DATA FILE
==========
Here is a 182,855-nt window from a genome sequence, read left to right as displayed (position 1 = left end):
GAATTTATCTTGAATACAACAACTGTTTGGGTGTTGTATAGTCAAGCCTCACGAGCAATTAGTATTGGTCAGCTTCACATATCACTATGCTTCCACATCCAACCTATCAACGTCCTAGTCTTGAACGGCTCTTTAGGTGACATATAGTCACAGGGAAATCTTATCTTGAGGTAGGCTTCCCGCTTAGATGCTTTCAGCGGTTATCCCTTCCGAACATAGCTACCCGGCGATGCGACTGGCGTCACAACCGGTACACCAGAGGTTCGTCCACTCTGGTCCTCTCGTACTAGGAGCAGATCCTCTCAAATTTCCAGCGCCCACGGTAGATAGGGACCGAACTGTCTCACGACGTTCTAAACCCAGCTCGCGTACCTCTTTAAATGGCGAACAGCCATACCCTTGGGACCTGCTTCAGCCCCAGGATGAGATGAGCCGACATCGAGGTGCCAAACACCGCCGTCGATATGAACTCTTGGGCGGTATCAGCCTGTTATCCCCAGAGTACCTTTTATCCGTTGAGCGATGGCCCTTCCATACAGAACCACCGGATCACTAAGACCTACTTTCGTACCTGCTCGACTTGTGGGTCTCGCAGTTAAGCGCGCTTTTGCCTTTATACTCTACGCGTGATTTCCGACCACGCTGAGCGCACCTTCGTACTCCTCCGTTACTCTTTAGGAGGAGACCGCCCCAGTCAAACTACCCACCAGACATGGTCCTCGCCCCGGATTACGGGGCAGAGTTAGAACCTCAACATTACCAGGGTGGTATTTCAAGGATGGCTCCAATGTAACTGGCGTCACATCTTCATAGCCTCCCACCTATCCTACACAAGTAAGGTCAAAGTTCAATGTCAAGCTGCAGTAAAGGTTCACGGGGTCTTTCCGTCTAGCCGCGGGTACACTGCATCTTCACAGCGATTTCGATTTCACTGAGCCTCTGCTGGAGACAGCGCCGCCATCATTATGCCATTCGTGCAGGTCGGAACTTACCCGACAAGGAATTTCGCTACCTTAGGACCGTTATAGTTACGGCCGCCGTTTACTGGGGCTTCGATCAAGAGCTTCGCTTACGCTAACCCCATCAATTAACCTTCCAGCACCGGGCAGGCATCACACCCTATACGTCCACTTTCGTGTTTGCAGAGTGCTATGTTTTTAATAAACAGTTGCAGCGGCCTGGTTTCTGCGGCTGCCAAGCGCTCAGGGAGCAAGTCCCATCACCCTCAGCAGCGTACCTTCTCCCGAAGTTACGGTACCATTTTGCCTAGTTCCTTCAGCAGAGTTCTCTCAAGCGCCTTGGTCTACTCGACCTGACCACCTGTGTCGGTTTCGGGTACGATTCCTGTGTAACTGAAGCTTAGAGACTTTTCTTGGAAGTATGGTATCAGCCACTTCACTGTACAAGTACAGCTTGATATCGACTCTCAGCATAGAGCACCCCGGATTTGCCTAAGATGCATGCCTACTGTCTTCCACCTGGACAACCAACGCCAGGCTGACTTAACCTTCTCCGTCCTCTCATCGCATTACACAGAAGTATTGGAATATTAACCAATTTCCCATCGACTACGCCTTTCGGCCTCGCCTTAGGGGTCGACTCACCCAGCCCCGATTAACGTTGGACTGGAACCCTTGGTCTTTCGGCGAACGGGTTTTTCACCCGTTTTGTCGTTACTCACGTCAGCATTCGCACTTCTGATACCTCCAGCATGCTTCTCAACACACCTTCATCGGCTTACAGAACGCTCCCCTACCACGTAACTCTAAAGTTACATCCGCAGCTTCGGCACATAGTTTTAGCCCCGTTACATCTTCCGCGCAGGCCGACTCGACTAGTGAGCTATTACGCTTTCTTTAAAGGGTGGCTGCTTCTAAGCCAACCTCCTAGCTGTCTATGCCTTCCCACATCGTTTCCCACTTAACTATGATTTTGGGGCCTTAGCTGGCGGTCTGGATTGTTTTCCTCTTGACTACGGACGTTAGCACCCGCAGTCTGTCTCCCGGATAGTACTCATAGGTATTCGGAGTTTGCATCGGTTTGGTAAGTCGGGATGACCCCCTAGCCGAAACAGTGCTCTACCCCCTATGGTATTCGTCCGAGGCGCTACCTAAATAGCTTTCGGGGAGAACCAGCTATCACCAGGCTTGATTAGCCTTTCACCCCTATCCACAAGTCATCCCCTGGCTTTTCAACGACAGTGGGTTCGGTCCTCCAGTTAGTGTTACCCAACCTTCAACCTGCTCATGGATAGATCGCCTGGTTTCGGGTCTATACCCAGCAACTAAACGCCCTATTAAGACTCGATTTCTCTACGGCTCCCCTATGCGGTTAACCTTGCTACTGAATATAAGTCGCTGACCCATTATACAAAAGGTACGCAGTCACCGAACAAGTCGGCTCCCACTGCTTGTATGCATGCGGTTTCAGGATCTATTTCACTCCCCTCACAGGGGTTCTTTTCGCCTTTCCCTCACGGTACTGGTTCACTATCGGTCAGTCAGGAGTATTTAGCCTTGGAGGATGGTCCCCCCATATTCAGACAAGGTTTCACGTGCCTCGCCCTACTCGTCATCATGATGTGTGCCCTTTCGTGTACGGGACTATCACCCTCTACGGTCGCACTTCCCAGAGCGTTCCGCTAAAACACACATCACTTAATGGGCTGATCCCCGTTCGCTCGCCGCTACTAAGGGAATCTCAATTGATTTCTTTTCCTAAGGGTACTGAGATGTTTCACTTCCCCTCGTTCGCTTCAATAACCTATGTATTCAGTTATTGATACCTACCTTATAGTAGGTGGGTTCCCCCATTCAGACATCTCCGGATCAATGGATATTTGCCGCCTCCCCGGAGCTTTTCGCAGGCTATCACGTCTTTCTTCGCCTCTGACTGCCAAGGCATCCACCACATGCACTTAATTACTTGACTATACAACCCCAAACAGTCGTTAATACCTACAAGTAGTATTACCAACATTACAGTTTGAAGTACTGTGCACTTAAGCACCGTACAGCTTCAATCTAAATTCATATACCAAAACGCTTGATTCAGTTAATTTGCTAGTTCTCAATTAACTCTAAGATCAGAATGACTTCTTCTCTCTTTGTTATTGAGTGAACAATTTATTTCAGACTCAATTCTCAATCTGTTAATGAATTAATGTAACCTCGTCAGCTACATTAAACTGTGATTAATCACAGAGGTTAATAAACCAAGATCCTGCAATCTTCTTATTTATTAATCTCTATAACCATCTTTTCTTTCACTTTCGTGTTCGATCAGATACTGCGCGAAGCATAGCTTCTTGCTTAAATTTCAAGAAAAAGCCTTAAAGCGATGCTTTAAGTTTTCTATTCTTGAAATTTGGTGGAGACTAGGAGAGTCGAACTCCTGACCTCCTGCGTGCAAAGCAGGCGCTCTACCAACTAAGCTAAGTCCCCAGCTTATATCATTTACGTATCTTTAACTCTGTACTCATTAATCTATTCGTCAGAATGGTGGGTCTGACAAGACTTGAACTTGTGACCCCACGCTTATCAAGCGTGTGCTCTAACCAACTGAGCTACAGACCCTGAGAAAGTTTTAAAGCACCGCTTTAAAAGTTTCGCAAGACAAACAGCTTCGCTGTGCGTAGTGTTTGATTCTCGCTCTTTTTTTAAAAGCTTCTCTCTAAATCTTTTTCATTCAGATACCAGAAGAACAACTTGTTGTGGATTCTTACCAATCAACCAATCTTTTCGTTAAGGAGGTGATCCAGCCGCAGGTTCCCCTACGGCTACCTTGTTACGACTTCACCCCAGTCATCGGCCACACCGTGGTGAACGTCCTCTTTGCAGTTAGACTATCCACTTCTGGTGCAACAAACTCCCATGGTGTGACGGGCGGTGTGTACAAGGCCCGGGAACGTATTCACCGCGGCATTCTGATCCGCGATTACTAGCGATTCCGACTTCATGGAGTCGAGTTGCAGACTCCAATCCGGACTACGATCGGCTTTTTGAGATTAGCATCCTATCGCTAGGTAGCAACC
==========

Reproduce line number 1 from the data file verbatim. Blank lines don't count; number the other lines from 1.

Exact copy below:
Here is a 182,855-nt window from a genome sequence, read left to right as displayed (position 1 = left end):